the opportunity to speak with while operating from the HS0AC club station. I fell in love with the beauty of Chiang Mai
and wanted to move there!

Vietnam feels like the U.S. did in the 1950's. I imagine Cuba isn't much different. I loved it! Yeah, the communist
propaganda exists, but you don't have to pay it much attention. I'm about as far right-wing anti-communist as
you can get. I found it curiously interesting. We took a tour of Buddhist temples that was worth every penny!

Cambodia was so poor in some areas, it made me appreciate being home in the U.S., but
the views of Angkor Wat were spectacular, and Siam Reap was very special. And our guide
was hilarious! I highly suggest seeing the "city in the lake".

South Korea is a little slice of heaven, and no Korean food in the U.S. can match it! The
architecture of the ancient areas is spectacular!

Italy was a lot of fun too, but a tad more expensive than I prepared for. The one thing that
hit me in the gut was having to pay to sit down at almost all restaurant tables. You can stand
up and eat for no charge, but if you sit in a chair, you've likely just spent 5 euros! And Italian
food is better here in the U.S. except for a chain of small restaurants called "Gnam" (I think that
was the name) that serve sausage sandwiches. YUMMY!

Out of all the countries I've visited, I'd love to go back to each and every one of them! I only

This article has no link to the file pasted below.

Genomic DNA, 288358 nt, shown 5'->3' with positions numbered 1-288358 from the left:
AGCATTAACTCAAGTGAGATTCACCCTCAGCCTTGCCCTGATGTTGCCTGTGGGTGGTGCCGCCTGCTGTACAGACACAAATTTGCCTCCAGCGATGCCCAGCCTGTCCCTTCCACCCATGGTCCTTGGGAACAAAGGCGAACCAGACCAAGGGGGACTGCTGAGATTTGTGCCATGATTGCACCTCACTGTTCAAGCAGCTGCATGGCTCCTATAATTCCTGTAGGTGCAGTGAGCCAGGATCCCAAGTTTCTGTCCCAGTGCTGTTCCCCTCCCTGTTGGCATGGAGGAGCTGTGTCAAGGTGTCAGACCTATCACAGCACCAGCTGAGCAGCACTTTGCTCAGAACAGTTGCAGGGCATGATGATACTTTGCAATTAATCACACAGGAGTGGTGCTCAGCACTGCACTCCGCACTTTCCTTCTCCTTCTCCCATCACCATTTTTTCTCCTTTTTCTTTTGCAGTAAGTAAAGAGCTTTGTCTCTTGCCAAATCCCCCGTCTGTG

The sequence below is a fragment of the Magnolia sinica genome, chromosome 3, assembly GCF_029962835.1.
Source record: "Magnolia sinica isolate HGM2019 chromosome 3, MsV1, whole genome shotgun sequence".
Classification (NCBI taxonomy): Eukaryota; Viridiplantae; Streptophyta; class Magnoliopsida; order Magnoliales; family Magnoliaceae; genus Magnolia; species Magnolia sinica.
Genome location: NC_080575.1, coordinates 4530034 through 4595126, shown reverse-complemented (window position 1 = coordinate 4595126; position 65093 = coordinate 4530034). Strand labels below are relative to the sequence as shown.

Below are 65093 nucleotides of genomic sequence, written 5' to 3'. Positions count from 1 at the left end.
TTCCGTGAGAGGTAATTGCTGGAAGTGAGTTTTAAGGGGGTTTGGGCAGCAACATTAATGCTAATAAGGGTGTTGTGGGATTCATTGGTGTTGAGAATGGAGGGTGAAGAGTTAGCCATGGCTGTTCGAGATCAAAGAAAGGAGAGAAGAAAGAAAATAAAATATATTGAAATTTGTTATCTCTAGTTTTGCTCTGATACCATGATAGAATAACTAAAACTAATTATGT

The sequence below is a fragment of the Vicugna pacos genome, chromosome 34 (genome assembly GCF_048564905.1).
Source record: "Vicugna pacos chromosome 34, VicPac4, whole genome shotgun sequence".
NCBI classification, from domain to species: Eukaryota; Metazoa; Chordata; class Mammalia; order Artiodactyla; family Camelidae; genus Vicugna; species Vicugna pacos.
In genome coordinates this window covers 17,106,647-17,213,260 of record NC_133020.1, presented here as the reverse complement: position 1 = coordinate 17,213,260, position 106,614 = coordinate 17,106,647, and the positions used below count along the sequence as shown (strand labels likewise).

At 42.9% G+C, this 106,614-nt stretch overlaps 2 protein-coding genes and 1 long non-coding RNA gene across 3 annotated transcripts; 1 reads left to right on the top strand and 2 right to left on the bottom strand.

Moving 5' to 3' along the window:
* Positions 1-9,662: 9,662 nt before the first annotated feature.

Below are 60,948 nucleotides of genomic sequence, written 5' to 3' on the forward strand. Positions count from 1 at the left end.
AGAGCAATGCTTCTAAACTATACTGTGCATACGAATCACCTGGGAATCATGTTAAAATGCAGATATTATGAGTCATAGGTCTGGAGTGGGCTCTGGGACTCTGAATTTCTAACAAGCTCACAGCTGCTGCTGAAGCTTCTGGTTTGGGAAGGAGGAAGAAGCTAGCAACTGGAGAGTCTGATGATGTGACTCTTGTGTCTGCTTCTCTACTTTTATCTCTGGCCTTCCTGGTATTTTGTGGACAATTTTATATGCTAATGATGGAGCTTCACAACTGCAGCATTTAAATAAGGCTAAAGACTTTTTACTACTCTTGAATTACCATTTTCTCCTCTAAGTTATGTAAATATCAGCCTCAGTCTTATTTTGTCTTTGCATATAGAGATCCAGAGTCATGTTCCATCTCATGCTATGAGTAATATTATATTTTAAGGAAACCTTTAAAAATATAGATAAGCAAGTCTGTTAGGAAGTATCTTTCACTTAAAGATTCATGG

wish they weren't so far away. And I also wish some of the vaccinations and pills you have to
take weren't so expensive! Oh well- I've had about all the vaccinations anyone could get at this
point.

I've visited about 35 of the 50 states, and I do agree with you, there's always something to see or
do, but not the things you would see or do in a foreign country. Every country I've visited holds a
special place in my heart. You should try visiting a foreign country sometime! I hope some day to
get invited to participate in a major DXpedition.

73, -Web (WY3X)
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AD6KA
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Posts: 2243




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« Reply #18 on: November 10, 2011, 08:22:32 PM »

W3YX:
Quote
You should try visiting a foreign country sometime!
I'm not as well travelled as you, Web, but yes, I
have been off the continent several times.
To both modern and poor, and poverty stricken countries.
There's beauty in both, both in the the landscape and people.

GL & 73, Ken  AD6KA , 5R8GQ
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KA5ROW
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Posts: 579


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« Reply #19 on: November 10, 2011, 08:38:00 PM »

Would it not be better for RM Italy to make and meet FCC requirements and be approved? Then they could legally enter the amateur market. 
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AD6KA
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Posts: 2243




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« Reply #20 on: November 10, 2011, 09:42:27 PM »

Would it not be better for RM Italy to make and meet FCC requirements and be approved? Then they could legally enter the amateur market. 

One would think so.
Maybe they are "inward thinkers".  Roll Eyes

Ooops! We have to say:
"Legally enter the U.S. amateur market".